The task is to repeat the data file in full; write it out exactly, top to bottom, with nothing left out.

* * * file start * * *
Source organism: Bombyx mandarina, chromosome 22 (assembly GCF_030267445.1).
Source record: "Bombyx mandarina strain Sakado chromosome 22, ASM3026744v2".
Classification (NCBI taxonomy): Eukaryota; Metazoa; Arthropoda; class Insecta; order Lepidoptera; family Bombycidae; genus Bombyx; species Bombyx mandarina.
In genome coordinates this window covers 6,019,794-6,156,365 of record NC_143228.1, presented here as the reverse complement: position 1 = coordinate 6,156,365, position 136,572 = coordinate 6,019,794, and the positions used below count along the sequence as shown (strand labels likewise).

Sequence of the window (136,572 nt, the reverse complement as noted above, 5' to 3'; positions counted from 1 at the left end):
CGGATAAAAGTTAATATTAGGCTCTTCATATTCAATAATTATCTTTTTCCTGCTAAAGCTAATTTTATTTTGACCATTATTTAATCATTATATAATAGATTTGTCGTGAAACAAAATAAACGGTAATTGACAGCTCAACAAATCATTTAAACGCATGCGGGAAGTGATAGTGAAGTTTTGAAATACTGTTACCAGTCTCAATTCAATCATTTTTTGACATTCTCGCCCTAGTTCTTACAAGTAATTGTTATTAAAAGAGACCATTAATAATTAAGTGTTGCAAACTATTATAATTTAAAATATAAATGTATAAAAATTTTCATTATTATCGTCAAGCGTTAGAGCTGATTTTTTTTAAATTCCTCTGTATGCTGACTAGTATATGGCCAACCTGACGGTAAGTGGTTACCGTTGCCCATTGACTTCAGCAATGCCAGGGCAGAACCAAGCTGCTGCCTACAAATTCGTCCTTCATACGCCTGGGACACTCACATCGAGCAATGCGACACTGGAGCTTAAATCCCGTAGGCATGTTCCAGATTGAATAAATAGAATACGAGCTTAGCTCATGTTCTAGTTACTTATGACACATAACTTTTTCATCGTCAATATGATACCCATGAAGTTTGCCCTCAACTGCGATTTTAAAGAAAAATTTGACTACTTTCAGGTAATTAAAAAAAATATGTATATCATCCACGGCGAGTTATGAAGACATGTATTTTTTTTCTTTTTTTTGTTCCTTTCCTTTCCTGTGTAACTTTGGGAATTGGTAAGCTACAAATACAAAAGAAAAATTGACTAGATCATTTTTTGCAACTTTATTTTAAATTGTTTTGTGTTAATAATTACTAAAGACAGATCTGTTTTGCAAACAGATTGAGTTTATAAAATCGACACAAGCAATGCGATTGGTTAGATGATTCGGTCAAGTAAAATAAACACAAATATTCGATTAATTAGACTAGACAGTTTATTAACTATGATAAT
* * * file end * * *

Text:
Source organism: Bombyx mandarina, chromosome 22 (assembly GCF_030267445.1).
Source record: "Bombyx mandarina strain Sakado chromosome 22, ASM3026744v2".
Classification (NCBI taxonomy): Eukaryota; Metazoa; Arthropoda; class Insecta; order Lepidoptera; family Bombycidae; genus Bombyx; species Bombyx mandarina.
In genome coordinates this window covers 6,019,794-6,156,365 of record NC_143228.1, presented here as the reverse complement: position 1 = coordinate 6,156,365, position 136,572 = coordinate 6,019,794, and the positions used below count along the sequence as shown (strand labels likewise).

Sequence of the window (136,572 nt, the reverse complement as noted above, 5' to 3'; positions counted from 1 at the left end):
CGGATAAAAGTTAATATTAGGCTCTTCATATTCAATAATTATCTTTTTCCTGCTAAAGCTAATTTTATTTTGACCATTATTTAATCATTATATAATAGATTTGTCGTGAAACAAAATAAACGGTAATTGACAGCTCAACAAATCATTTAAACGCATGCGGGAAGTGATAGTGAAGTTTTGAAATACTGTTACCAGTCTCAATTCAATCATTTTTTGACATTCTCGCCCTAGTTCTTACAAGTAATTGTTATTAAAAGAGACCATTAATAATTAAGTGTTGCAAACTATTATAATTTAAAATATAAATGTATAAAAATTTTCATTATTATCGTCAAGCGTTAGAGCTGATTTTTTTTAAATTCCTCTGTATGCTGACTAGTATATGGCCAACCTGACGGTAAGTGGTTACCGTTGCCCATTGACTTCAGCAATGCCAGGGCAGAACCAAGCTGCTGCCTACAAATTCGTCCTTCATACGCCTGGGACACTCACATCGAGCAATGCGACACTGGAGCTTAAATCCCGTAGGCATGTTCCAGATTGAATAAATAGAATACGAGCTTAGCTCATGTTCTAGTTACTTATGACACATAACTTTTTCATCGTCAATATGATACCCATGAAGTTTGCCCTCAACTGCGATTTTAAAGAAAAATTTGACTACTTTCAGGTAATTAAAAAAAATATGTATATCATCCACGGCGAGTTATGAAGACATGTATTTTTTTTCTTTTTTTTGTTCCTTTCCTTTCCTGTGTAACTTTGGGAATTGGTAAGCTACAAATACAAAAGAAAAATTGACTAGATCATTTTTTGCAACTTTATTTTAAATTGTTTTGTGTTAATAATTACTAAAGACAGATCTGTTTTGCAAACAGATTGAGTTTATAAAATCGACACAAGCAATGCGATTGGTTAGATGATTCGGTCAAGTAAAATAAACACAAATATTCGATTAATTAGACTAGACAGTTTATTAACTATGATAAT